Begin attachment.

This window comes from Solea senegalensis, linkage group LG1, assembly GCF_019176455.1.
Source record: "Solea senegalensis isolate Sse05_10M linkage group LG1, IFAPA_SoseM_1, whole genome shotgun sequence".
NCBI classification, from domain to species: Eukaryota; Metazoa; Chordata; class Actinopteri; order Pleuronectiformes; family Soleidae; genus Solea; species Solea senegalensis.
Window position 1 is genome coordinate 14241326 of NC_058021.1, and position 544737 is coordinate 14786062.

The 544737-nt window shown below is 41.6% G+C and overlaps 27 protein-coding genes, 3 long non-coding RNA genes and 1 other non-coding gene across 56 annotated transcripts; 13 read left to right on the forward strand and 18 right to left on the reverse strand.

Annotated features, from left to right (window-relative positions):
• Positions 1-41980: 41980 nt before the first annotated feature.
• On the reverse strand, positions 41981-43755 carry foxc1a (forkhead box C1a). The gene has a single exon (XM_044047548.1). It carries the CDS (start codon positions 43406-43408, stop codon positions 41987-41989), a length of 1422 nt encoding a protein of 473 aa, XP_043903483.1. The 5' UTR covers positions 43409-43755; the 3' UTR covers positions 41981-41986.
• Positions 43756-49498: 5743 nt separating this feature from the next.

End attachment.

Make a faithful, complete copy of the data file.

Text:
This window comes from Solea senegalensis, linkage group LG1, assembly GCF_019176455.1.
Source record: "Solea senegalensis isolate Sse05_10M linkage group LG1, IFAPA_SoseM_1, whole genome shotgun sequence".
NCBI classification, from domain to species: Eukaryota; Metazoa; Chordata; class Actinopteri; order Pleuronectiformes; family Soleidae; genus Solea; species Solea senegalensis.
Window position 1 is genome coordinate 14241326 of NC_058021.1, and position 544737 is coordinate 14786062.

The 544737-nt window shown below is 41.6% G+C and overlaps 27 protein-coding genes, 3 long non-coding RNA genes and 1 other non-coding gene across 56 annotated transcripts; 13 read left to right on the forward strand and 18 right to left on the reverse strand.

Annotated features, from left to right (window-relative positions):
• Positions 1-41980: 41980 nt before the first annotated feature.
• On the reverse strand, positions 41981-43755 carry foxc1a (forkhead box C1a). The gene has a single exon (XM_044047548.1). It carries the CDS (start codon positions 43406-43408, stop codon positions 41987-41989), a length of 1422 nt encoding a protein of 473 aa, XP_043903483.1. The 5' UTR covers positions 43409-43755; the 3' UTR covers positions 41981-41986.
• Positions 43756-49498: 5743 nt separating this feature from the next.